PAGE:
“The wonderful thing is he’s a very competitive young man like all the young players, competitive beasts … it probably wasn’t the most ideal time for him to go in [in Brisbane] actually, when the boys had set up such a foundation. He’s been Mr Fix It for a long time for us. It puts a smile on my face knowing if he’s got a little bit more fire in his belly if that’s possible, that’s good for the Australian cricket team.”
Langer said Australia was all but certain to retain the same XI that prevailed at the Gabba. The only player in the side under any real pressure to retain his place is Travis Head, who was dropped for the last Test of the Ashes series and made 24 in Brisbane when Australia had already built a big total.
“He missed out on the last Test in England, he hasn’t made the runs he was probably hoping for,” Langer said. “But he made the runs in his last Shield game, played well in the first innings. He fielded well. We will just be encouraging him to play his best cricket at a ground he loves.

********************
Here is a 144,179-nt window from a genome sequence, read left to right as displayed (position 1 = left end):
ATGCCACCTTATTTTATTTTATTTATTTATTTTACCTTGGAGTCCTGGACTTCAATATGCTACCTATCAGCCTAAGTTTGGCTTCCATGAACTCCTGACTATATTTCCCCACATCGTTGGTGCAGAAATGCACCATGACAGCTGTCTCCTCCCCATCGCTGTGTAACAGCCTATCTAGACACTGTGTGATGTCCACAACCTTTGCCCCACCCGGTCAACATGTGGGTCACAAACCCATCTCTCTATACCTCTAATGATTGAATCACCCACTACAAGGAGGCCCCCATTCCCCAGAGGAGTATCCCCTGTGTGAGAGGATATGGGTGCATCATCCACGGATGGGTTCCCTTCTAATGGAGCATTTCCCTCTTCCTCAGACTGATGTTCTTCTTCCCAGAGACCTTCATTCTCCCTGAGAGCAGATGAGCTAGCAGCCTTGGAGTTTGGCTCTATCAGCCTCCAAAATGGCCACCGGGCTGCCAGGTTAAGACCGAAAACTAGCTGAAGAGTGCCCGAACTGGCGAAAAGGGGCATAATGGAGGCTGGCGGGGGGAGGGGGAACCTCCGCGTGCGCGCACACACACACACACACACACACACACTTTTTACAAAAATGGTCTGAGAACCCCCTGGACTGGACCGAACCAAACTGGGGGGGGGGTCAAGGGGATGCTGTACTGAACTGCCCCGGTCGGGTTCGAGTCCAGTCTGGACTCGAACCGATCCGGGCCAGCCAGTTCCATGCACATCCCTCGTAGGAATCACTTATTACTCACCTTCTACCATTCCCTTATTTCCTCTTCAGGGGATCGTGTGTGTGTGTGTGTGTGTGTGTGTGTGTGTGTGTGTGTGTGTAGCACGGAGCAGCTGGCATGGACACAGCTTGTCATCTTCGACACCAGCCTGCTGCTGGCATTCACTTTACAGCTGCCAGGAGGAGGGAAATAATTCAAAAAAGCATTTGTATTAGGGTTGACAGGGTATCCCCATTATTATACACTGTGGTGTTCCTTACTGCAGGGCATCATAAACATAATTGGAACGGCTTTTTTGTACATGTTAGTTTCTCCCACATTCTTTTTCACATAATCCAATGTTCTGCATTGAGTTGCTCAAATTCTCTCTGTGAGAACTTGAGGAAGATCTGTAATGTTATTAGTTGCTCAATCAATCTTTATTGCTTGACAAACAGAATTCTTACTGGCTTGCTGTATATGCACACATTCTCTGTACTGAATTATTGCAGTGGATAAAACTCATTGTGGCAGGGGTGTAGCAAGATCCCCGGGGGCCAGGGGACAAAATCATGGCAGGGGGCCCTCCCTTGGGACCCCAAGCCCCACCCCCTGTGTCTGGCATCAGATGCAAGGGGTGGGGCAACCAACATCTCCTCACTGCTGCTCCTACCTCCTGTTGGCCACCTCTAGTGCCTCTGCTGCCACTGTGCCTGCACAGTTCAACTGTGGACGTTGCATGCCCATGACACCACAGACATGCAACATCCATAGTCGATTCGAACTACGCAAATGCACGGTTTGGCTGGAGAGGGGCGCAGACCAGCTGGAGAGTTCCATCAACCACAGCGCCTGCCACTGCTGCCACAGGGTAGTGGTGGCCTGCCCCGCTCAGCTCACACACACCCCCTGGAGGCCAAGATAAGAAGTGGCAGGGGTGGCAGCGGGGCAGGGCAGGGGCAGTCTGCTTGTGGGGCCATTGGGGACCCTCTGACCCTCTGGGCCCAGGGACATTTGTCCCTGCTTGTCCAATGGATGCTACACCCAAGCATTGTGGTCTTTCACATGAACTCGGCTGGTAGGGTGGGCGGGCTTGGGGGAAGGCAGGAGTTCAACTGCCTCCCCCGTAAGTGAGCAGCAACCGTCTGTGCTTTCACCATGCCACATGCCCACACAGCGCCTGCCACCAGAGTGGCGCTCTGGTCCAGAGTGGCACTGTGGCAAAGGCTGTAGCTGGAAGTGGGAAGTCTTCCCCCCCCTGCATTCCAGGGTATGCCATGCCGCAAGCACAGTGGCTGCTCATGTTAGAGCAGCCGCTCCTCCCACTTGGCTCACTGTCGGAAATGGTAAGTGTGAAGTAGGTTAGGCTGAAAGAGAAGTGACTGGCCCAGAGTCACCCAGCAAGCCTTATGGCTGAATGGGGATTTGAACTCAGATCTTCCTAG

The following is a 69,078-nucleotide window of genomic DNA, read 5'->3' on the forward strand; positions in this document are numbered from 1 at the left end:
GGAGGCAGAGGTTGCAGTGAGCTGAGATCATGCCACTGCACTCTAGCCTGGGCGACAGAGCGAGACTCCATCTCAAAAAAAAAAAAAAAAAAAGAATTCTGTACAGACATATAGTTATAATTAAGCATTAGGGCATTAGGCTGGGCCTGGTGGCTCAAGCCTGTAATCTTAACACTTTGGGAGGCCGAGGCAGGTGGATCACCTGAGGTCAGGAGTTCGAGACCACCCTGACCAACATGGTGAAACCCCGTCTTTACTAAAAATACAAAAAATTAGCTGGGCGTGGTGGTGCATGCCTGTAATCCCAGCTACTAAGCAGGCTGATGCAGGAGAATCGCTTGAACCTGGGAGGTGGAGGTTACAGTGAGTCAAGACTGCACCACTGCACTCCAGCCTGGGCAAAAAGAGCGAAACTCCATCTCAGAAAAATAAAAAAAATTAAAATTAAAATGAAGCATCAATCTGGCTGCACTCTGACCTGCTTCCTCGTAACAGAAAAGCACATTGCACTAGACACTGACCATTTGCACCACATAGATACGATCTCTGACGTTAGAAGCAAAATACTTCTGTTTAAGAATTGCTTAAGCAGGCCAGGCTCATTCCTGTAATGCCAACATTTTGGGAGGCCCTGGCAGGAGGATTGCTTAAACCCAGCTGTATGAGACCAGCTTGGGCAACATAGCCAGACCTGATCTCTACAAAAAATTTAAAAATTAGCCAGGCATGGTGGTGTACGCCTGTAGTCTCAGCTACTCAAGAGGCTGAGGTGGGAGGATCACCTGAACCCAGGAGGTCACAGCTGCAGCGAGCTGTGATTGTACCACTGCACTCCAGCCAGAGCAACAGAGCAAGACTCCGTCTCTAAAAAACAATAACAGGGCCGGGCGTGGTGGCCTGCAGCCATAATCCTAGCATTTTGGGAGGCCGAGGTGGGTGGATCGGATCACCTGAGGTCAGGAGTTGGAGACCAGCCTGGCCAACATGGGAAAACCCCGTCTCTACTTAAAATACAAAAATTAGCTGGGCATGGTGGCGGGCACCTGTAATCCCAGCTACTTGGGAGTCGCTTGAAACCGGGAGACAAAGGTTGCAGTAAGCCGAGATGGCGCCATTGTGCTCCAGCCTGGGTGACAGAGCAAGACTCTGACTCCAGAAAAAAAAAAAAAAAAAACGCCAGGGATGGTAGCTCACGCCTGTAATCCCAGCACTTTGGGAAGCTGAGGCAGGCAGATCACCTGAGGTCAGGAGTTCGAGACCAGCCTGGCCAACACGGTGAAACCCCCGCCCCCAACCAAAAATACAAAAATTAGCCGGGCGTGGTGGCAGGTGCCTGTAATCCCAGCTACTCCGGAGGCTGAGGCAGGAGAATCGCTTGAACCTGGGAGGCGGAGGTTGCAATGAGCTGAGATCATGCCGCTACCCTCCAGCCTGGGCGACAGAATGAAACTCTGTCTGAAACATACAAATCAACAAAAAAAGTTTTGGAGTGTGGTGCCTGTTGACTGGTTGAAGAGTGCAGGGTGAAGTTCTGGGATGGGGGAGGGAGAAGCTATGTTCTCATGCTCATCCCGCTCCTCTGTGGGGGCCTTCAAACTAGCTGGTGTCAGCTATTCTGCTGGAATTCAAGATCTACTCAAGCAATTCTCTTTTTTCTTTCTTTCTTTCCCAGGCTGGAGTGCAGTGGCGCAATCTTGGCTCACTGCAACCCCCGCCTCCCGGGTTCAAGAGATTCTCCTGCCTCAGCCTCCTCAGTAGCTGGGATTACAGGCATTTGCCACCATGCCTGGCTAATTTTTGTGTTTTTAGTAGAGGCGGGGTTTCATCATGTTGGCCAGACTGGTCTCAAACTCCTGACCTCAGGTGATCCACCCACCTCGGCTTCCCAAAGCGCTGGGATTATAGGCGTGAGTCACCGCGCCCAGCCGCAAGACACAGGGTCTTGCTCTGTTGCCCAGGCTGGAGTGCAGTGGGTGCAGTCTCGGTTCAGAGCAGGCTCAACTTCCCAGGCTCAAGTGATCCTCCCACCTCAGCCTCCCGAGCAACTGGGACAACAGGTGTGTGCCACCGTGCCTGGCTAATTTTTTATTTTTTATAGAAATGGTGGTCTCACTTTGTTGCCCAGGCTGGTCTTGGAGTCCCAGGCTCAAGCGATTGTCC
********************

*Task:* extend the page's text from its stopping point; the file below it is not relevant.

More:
“One of the reasons we selected him in the squad is we knew the second Test was in Adelaide. We all know he’s a great young bloke, he’s a very good young player and hopefully he does well this week.
“There’s no reason he shouldn’t. He’s in good nick.”
The Australian Cricketers’ Association, meanwhile, will seek a meeting with the Cricket Australia board in an effort to gain further understanding about the banning of Women’s Big Bash League player Emily Smith for a breach of the game’s anti-corruption code.
The players’ union board including president Shane Watson gathered for a special meeting on Tuesday night to discuss the sanction handed to Smith, who was suspended for a total of three months after releasing her team via social media an hour before a washed-out game in a joke gone wrong.
CA indicated the governing body was happy to discuss the matter, but didn’t commit to an extraordinary meeting of boards.
The ACA has also signed up Smith on an internship during her ban this summer.
“Emily has been offered and accepted an internship at the ACA to continue her professional development during this challenging time,” the ACA said in an email to members.
“The internship will keep her involved in the game she loves and will incorporate the promotion of ACA programmes and services; past-player engagement and event management.”
Chris Barrett is Sports Editor of The Sydney Morning Herald.